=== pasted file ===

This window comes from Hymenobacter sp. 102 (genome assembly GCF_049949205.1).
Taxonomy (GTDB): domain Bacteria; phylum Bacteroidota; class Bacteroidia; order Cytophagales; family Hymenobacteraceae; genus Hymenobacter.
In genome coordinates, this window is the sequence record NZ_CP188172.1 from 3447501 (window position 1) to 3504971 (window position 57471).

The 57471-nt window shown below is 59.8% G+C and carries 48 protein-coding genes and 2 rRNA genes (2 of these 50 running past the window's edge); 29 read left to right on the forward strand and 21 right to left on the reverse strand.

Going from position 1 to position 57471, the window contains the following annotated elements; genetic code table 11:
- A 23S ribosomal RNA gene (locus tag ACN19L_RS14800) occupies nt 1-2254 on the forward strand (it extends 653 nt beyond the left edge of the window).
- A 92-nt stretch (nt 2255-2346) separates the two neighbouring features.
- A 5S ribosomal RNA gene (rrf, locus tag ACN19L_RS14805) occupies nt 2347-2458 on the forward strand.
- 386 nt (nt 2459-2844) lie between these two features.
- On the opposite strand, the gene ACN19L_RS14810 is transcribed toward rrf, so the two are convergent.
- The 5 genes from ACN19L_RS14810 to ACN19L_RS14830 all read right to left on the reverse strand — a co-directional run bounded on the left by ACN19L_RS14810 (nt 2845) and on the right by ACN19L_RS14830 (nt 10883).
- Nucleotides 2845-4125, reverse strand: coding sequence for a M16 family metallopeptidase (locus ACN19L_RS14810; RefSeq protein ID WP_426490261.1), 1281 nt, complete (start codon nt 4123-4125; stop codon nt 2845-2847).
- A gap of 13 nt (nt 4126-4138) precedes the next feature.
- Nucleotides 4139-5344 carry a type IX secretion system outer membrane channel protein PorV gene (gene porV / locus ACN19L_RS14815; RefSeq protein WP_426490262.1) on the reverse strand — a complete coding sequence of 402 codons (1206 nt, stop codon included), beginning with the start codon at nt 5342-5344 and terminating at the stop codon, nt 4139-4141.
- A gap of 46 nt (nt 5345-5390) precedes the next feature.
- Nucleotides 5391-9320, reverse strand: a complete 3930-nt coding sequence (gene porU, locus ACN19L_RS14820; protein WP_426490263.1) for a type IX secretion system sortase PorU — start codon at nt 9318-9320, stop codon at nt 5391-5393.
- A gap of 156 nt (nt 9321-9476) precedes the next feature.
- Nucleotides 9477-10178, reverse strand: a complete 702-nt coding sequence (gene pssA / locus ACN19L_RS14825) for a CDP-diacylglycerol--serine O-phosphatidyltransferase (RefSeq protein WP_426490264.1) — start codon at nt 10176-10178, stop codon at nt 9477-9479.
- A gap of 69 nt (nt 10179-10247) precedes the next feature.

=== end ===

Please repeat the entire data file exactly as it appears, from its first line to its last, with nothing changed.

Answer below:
This window comes from Hymenobacter sp. 102 (genome assembly GCF_049949205.1).
Taxonomy (GTDB): domain Bacteria; phylum Bacteroidota; class Bacteroidia; order Cytophagales; family Hymenobacteraceae; genus Hymenobacter.
In genome coordinates, this window is the sequence record NZ_CP188172.1 from 3447501 (window position 1) to 3504971 (window position 57471).

The 57471-nt window shown below is 59.8% G+C and carries 48 protein-coding genes and 2 rRNA genes (2 of these 50 running past the window's edge); 29 read left to right on the forward strand and 21 right to left on the reverse strand.

Going from position 1 to position 57471, the window contains the following annotated elements; genetic code table 11:
- A 23S ribosomal RNA gene (locus tag ACN19L_RS14800) occupies nt 1-2254 on the forward strand (it extends 653 nt beyond the left edge of the window).
- A 92-nt stretch (nt 2255-2346) separates the two neighbouring features.
- A 5S ribosomal RNA gene (rrf, locus tag ACN19L_RS14805) occupies nt 2347-2458 on the forward strand.
- 386 nt (nt 2459-2844) lie between these two features.
- On the opposite strand, the gene ACN19L_RS14810 is transcribed toward rrf, so the two are convergent.
- The 5 genes from ACN19L_RS14810 to ACN19L_RS14830 all read right to left on the reverse strand — a co-directional run bounded on the left by ACN19L_RS14810 (nt 2845) and on the right by ACN19L_RS14830 (nt 10883).
- Nucleotides 2845-4125, reverse strand: coding sequence for a M16 family metallopeptidase (locus ACN19L_RS14810; RefSeq protein ID WP_426490261.1), 1281 nt, complete (start codon nt 4123-4125; stop codon nt 2845-2847).
- A gap of 13 nt (nt 4126-4138) precedes the next feature.
- Nucleotides 4139-5344 carry a type IX secretion system outer membrane channel protein PorV gene (gene porV / locus ACN19L_RS14815; RefSeq protein WP_426490262.1) on the reverse strand — a complete coding sequence of 402 codons (1206 nt, stop codon included), beginning with the start codon at nt 5342-5344 and terminating at the stop codon, nt 4139-4141.
- A gap of 46 nt (nt 5345-5390) precedes the next feature.
- Nucleotides 5391-9320, reverse strand: a complete 3930-nt coding sequence (gene porU, locus ACN19L_RS14820; protein WP_426490263.1) for a type IX secretion system sortase PorU — start codon at nt 9318-9320, stop codon at nt 5391-5393.
- A gap of 156 nt (nt 9321-9476) precedes the next feature.
- Nucleotides 9477-10178, reverse strand: a complete 702-nt coding sequence (gene pssA / locus ACN19L_RS14825) for a CDP-diacylglycerol--serine O-phosphatidyltransferase (RefSeq protein WP_426490264.1) — start codon at nt 10176-10178, stop codon at nt 9477-9479.
- A gap of 69 nt (nt 10179-10247) precedes the next feature.